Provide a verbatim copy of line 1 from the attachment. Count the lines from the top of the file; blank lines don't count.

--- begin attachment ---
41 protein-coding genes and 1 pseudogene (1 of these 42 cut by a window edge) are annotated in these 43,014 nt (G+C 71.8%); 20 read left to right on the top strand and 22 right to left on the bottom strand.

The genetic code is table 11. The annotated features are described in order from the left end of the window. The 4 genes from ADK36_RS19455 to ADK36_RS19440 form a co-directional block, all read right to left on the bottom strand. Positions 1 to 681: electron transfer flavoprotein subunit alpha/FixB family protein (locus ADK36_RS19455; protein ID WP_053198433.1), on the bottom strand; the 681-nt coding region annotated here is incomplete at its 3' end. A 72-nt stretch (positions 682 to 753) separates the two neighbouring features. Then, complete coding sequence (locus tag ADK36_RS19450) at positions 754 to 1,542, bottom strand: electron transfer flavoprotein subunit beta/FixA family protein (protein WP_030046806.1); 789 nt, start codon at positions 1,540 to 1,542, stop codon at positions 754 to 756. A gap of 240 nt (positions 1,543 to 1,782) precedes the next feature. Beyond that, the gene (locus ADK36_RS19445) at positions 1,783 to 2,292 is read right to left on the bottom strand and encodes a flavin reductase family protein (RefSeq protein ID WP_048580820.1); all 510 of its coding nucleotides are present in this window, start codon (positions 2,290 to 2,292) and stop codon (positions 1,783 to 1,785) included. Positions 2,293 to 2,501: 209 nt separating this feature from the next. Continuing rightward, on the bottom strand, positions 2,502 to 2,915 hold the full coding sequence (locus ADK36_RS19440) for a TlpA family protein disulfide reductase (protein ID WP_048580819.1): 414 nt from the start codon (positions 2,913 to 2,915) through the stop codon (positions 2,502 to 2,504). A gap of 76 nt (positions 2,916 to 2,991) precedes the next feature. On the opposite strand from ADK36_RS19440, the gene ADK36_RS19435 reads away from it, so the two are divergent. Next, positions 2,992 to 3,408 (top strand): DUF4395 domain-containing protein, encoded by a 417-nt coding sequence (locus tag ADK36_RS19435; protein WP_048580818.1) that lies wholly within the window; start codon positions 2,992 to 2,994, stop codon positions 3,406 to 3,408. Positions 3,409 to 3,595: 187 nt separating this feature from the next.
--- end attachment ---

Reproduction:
41 protein-coding genes and 1 pseudogene (1 of these 42 cut by a window edge) are annotated in these 43,014 nt (G+C 71.8%); 20 read left to right on the top strand and 22 right to left on the bottom strand.